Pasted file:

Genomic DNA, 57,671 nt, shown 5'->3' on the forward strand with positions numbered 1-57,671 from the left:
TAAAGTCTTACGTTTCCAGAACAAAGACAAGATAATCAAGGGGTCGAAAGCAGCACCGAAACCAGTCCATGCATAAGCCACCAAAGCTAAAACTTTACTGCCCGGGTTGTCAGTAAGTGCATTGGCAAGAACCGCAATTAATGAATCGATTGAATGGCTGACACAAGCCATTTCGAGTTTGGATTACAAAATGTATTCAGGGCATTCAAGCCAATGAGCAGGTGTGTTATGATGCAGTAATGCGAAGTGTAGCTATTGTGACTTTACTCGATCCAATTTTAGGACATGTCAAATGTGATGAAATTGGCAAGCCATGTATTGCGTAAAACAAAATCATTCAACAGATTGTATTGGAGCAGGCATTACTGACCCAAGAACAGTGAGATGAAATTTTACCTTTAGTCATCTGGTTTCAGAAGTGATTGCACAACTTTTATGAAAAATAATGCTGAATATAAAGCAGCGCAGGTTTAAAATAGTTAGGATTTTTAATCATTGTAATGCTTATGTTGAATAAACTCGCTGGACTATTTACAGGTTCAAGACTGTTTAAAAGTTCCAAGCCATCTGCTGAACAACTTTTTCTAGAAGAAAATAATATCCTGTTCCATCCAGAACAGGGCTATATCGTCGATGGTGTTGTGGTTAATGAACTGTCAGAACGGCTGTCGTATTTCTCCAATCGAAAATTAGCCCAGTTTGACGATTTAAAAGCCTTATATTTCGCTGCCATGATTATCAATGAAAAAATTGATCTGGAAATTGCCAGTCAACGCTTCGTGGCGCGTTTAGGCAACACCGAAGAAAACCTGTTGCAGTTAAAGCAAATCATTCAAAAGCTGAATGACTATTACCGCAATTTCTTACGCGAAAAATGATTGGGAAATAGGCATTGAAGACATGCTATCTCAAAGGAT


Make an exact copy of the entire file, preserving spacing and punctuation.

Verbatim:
Genomic DNA, 57,671 nt, shown 5'->3' on the forward strand with positions numbered 1-57,671 from the left:
TAAAGTCTTACGTTTCCAGAACAAAGACAAGATAATCAAGGGGTCGAAAGCAGCACCGAAACCAGTCCATGCATAAGCCACCAAAGCTAAAACTTTACTGCCCGGGTTGTCAGTAAGTGCATTGGCAAGAACCGCAATTAATGAATCGATTGAATGGCTGACACAAGCCATTTCGAGTTTGGATTACAAAATGTATTCAGGGCATTCAAGCCAATGAGCAGGTGTGTTATGATGCAGTAATGCGAAGTGTAGCTATTGTGACTTTACTCGATCCAATTTTAGGACATGTCAAATGTGATGAAATTGGCAAGCCATGTATTGCGTAAAACAAAATCATTCAACAGATTGTATTGGAGCAGGCATTACTGACCCAAGAACAGTGAGATGAAATTTTACCTTTAGTCATCTGGTTTCAGAAGTGATTGCACAACTTTTATGAAAAATAATGCTGAATATAAAGCAGCGCAGGTTTAAAATAGTTAGGATTTTTAATCATTGTAATGCTTATGTTGAATAAACTCGCTGGACTATTTACAGGTTCAAGACTGTTTAAAAGTTCCAAGCCATCTGCTGAACAACTTTTTCTAGAAGAAAATAATATCCTGTTCCATCCAGAACAGGGCTATATCGTCGATGGTGTTGTGGTTAATGAACTGTCAGAACGGCTGTCGTATTTCTCCAATCGAAAATTAGCCCAGTTTGACGATTTAAAAGCCTTATATTTCGCTGCCATGATTATCAATGAAAAAATTGATCTGGAAATTGCCAGTCAACGCTTCGTGGCGCGTTTAGGCAACACCGAAGAAAACCTGTTGCAGTTAAAGCAAATCATTCAAAAGCTGAATGACTATTACCGCAATTTCTTACGCGAAAAATGATTGGGAAATAGGCATTGAAGACATGCTATCTCAAAGGAT